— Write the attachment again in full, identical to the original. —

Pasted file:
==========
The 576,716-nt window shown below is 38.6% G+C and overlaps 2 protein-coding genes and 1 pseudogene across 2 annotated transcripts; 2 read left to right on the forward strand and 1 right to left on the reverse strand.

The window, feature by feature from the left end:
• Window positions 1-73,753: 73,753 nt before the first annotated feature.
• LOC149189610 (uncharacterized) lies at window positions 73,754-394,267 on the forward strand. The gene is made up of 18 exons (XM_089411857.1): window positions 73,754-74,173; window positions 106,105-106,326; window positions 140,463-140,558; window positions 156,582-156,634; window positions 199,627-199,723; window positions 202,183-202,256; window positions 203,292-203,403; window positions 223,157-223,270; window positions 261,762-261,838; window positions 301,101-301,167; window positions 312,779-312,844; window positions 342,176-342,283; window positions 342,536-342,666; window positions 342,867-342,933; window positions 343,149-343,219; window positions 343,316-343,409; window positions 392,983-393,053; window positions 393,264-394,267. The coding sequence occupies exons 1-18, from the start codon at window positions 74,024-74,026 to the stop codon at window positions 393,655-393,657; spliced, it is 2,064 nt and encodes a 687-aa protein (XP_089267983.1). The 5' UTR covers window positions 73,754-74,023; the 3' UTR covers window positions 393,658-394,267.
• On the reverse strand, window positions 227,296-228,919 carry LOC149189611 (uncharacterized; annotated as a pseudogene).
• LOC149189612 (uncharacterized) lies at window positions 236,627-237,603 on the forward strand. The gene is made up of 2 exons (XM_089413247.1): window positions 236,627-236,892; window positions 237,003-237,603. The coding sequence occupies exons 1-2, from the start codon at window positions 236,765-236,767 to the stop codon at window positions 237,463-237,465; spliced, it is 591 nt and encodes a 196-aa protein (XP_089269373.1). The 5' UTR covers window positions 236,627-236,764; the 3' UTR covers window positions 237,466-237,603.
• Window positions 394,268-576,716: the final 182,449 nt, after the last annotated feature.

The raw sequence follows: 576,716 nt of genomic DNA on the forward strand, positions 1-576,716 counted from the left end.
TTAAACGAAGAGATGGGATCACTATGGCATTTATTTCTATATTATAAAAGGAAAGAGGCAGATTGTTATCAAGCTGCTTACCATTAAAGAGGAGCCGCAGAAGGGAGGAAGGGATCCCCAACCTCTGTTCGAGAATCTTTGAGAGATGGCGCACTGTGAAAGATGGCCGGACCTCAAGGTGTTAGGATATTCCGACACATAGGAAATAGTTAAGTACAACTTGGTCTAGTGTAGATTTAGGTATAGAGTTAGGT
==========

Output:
The 576,716-nt window shown below is 38.6% G+C and overlaps 2 protein-coding genes and 1 pseudogene across 2 annotated transcripts; 2 read left to right on the forward strand and 1 right to left on the reverse strand.

The window, feature by feature from the left end:
• Window positions 1-73,753: 73,753 nt before the first annotated feature.
• LOC149189610 (uncharacterized) lies at window positions 73,754-394,267 on the forward strand. The gene is made up of 18 exons (XM_089411857.1): window positions 73,754-74,173; window positions 106,105-106,326; window positions 140,463-140,558; window positions 156,582-156,634; window positions 199,627-199,723; window positions 202,183-202,256; window positions 203,292-203,403; window positions 223,157-223,270; window positions 261,762-261,838; window positions 301,101-301,167; window positions 312,779-312,844; window positions 342,176-342,283; window positions 342,536-342,666; window positions 342,867-342,933; window positions 343,149-343,219; window positions 343,316-343,409; window positions 392,983-393,053; window positions 393,264-394,267. The coding sequence occupies exons 1-18, from the start codon at window positions 74,024-74,026 to the stop codon at window positions 393,655-393,657; spliced, it is 2,064 nt and encodes a 687-aa protein (XP_089267983.1). The 5' UTR covers window positions 73,754-74,023; the 3' UTR covers window positions 393,658-394,267.
• On the reverse strand, window positions 227,296-228,919 carry LOC149189611 (uncharacterized; annotated as a pseudogene).
• LOC149189612 (uncharacterized) lies at window positions 236,627-237,603 on the forward strand. The gene is made up of 2 exons (XM_089413247.1): window positions 236,627-236,892; window positions 237,003-237,603. The coding sequence occupies exons 1-2, from the start codon at window positions 236,765-236,767 to the stop codon at window positions 237,463-237,465; spliced, it is 591 nt and encodes a 196-aa protein (XP_089269373.1). The 5' UTR covers window positions 236,627-236,764; the 3' UTR covers window positions 237,466-237,603.
• Window positions 394,268-576,716: the final 182,449 nt, after the last annotated feature.

The raw sequence follows: 576,716 nt of genomic DNA on the forward strand, positions 1-576,716 counted from the left end.
TTAAACGAAGAGATGGGATCACTATGGCATTTATTTCTATATTATAAAAGGAAAGAGGCAGATTGTTATCAAGCTGCTTACCATTAAAGAGGAGCCGCAGAAGGGAGGAAGGGATCCCCAACCTCTGTTCGAGAATCTTTGAGAGATGGCGCACTGTGAAAGATGGCCGGACCTCAAGGTGTTAGGATATTCCGACACATAGGAAATAGTTAAGTACAACTTGGTCTAGTGTAGATTTAGGTATAGAGTTAGGT